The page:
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“…and they lived happily ever after” is a popular happy-ending of many legends and fairy tales. In fact, this saying varies among languages and cultures. For example, in French it will be “…and they married and had a lot of kids” (see also this movie!). In Hebrew it will be “and they lived in happiness and affluence until nowadays”. Moreover, in Hebrew happiness and affluence sound very similar – “osh-er”. So the financial aspect of the Hebrew version is quite close to the essence of lifetime value, as described in my The Money or Your Life – Some Reflections About Lifetime Value (LTV) with the exception that it considers affluence until nowadays and stops there.

In this post, I will discuss using LTV for decision support, looking forward.

The common use of LTV is to introduce financial metric for customer relationship optimization. If we look schematically at the customer lifecycle, an organization spends in order to acquire a new customer, to serve her/him, to expand the relationship and eventually to retain and make a profitable relationship last. In each of these phases LTV estimation can play a role. For example, many banks will offer loans to students in prominent universities, in better terms than to the average walk-in customer that visits their branch office. These banks assume that such students are likely to become affluent customers (and stay alive for some years). LTV estimations are needed in order to justify the associated acquisition budget, e.g. the marketing spending on campus campaigns and the “better terms” of the loans.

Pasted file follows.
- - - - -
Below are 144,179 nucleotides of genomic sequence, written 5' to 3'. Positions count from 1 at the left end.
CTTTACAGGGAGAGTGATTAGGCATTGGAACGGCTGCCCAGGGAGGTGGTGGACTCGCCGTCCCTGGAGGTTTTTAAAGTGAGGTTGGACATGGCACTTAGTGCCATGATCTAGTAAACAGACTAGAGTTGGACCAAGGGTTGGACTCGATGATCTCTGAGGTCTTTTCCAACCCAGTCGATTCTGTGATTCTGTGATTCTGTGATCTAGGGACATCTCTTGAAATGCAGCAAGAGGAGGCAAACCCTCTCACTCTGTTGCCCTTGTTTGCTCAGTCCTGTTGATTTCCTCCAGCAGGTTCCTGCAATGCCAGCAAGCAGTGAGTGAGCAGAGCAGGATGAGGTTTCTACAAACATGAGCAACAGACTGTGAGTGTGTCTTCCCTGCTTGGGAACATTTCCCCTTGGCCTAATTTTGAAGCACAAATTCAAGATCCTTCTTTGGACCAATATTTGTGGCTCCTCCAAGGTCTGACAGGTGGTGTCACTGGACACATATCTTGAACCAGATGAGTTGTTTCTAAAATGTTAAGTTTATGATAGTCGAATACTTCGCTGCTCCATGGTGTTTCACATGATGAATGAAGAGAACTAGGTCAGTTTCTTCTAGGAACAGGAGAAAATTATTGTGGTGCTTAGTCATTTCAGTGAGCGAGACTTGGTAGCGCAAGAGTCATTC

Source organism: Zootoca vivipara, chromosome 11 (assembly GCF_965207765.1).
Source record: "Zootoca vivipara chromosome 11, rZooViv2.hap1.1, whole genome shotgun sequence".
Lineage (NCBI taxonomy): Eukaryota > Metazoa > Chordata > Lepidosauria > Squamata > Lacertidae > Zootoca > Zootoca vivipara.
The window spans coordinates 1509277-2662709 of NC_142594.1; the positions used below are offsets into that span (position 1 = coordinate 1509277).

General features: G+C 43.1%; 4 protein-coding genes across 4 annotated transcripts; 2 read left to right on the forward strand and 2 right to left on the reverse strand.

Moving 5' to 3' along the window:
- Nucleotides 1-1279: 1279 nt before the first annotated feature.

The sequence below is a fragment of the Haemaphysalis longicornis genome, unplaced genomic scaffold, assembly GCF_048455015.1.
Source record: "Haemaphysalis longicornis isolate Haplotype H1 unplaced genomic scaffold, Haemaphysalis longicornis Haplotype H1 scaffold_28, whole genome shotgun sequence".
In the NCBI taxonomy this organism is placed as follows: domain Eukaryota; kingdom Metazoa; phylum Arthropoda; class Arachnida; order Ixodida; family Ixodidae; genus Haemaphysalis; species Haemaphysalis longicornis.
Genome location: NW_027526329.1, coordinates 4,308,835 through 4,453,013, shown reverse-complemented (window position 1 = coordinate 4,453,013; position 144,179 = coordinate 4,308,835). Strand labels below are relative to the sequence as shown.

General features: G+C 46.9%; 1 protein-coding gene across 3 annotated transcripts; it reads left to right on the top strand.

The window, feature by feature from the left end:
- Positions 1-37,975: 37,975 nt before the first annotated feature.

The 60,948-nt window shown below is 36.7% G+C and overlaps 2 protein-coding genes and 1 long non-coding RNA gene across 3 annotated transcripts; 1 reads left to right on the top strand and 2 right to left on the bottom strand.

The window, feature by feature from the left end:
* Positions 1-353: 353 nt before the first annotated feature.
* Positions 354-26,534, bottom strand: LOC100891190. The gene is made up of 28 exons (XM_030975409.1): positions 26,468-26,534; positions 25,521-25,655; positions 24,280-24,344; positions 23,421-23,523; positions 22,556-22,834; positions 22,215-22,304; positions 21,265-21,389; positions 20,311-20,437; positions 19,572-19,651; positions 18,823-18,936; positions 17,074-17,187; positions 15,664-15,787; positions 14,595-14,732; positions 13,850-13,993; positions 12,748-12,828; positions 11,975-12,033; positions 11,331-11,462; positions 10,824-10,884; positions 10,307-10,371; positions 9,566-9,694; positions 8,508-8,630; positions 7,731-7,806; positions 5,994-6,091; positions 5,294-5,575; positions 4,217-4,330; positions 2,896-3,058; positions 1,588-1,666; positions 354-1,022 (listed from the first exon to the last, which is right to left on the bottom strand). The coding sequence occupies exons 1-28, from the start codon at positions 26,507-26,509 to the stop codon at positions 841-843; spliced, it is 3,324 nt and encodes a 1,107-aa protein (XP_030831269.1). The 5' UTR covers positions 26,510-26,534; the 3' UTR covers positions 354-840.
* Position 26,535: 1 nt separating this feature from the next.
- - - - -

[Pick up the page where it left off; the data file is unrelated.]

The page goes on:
LTV can also be a decision metric for selecting a better alternative, for example, selecting among several alternative campus campaigns – each with its associated costs and expected value (= the expected accumulated LTV of the recruited new customers). LTV is also a major consideration for spending on retention – the other end of the customer lifecycle. Spending on retaining customer should consider the impact on the customer loyalty, on its future profitability and the savings on keeping a market share (=need for more acquisitions). In between those two ends of the customer lifecycle, LTV can be a major support for differentiating service levels among customers and for decisions on customer expansions, e.g. which service should be promoted and in which pricing levels?

Please note, that using LTV impact for a decision on a single action at a specific point of time (e.g. deciding on the better acquisition campaign in a campus) is a simplification of reality. LTV will be also impacted by the next decisions of the organization (and the customer) – using LTV, I may have selected the best campaign but this expected LTV will change with each and every interaction and with each and every passing moment (lifetime is getting shorter unfortunately).

So considering the expected impact on LTV of a single action, enable a “locally” optimized decision and not necessarily a global optimal decision. Trying to stay practical, I will give some examples and dive into some of the approximations of LTV in a “local” decision making in my future posts.

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